Blackouts and Cover-Ups: Why ALL Americans Must Work to ‘Secure the Grid’

October 11, 2019 Updated: October 13, 2019

The current self-inflicted Pacific Gas & Electric Co. blackouts in California are a cautionary tale for the rest of the United States.

In fact, we shouldn’t be as shocked as we are that over 800,000 customers are likely to lose power this week as PG&E struggles to maintain its aged infrastructure. The companies of the electric grid, including PG&E, have effectively kept critical information from the public, investors, and Congress for almost a decade. Most Americans are unaware of the cover-up, even though it puts all of us in grave danger.

Last year, the regulators for the electric grid tried to cover up PG&E’s identity when the company was subjected to a $1.7 million regulatory fine for cybersecurity violations. PG&E’s identity was exposed through a Freedom of Information Act (FOIA) request.

At the same time, we also became aware that the identities of companies who violated the transmission vegetation management standard in the Western Interconnection—which includes California—were being covered up. Do we know whether one or more of these cases are PG&E? No, we don’t, because this information has been withheld from the public.

Last week, Frank Gaffney, the founder of the Center for Security Policy in Washington, called on the U.S. government to rectify this decade-long cover-up by filing incredibly hard-hitting comments on a legal docket of the Federal Energy Regulatory Commission (FERC), which is an independent federal agency that regulates the interstate transmission of natural gas, oil, and electricity.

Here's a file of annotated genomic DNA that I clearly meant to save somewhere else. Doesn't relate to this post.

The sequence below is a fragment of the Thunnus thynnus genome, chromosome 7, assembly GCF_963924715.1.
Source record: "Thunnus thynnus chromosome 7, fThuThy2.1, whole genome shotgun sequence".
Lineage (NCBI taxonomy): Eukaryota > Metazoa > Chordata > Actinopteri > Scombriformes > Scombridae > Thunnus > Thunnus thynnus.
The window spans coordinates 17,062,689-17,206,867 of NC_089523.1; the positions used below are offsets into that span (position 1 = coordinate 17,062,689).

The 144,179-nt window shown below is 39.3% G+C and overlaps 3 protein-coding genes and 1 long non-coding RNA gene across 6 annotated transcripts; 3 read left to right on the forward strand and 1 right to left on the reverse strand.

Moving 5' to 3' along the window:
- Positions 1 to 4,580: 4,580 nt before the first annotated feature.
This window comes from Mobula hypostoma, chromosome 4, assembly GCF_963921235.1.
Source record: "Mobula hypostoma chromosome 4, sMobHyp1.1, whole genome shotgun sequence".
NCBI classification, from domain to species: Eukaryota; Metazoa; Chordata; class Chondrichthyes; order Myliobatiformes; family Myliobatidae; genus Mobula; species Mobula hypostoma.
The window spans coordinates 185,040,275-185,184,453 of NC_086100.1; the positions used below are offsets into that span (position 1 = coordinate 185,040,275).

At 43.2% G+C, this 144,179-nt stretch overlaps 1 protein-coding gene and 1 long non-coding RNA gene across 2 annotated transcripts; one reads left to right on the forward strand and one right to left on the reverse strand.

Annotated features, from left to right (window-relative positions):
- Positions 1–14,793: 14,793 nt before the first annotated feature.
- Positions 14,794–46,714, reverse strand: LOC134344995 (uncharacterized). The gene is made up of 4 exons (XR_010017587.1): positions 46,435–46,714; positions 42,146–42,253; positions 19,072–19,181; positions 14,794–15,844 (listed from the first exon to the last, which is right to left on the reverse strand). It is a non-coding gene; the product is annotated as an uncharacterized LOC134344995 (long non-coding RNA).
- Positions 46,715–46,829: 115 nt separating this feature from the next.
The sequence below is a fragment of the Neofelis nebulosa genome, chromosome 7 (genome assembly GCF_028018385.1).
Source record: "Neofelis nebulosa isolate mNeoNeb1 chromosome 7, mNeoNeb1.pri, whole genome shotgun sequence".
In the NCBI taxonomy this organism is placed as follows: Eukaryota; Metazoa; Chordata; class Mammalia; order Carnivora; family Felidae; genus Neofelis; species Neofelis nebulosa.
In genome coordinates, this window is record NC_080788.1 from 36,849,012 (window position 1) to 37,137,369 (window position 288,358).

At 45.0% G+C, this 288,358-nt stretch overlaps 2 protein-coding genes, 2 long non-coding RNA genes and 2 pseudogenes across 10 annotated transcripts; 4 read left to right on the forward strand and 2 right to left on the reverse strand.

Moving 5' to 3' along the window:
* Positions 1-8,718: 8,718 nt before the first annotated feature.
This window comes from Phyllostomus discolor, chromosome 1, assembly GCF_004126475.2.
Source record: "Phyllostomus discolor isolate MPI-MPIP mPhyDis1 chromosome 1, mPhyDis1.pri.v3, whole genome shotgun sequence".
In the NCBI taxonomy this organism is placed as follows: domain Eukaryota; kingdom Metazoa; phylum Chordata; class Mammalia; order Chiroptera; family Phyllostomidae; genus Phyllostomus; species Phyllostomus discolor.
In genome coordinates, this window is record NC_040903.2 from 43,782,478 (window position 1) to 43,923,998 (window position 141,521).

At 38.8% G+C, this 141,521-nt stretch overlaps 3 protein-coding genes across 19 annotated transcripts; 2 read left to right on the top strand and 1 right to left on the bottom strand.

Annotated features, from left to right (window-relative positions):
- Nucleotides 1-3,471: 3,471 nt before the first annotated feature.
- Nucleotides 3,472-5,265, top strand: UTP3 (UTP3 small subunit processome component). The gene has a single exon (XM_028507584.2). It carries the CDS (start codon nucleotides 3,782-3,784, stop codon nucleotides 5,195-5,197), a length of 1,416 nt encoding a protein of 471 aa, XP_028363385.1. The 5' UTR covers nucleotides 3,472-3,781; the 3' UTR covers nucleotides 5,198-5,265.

FERC, and its designated Electric Reliability Organization, the North American Electric Reliability Corp. (NERC), currently withhold the names of electric utilities that violate critical infrastructure protection (CIP) standards. The stated reason for this practice is to keep confidential any information that may aid potential adversaries. However, this practice has also allowed utilities to avoid public scrutiny when they repeatedly violate standards, placing the public at grave risk of blackouts.

Nine years ago, Gaffney founded the “Secure the Grid Coalition” to bring together security experts to help shape policy to defend America’s MOST critical infrastructure—its electric grid—and prevent life-threatening blackouts. This coalition has been hard at work exposing the profound threats to the grid and the problems associated with its regulatory regime, calling on all levels of government and on the public to get involved in fixing these problems and securing the infrastructure against these threats.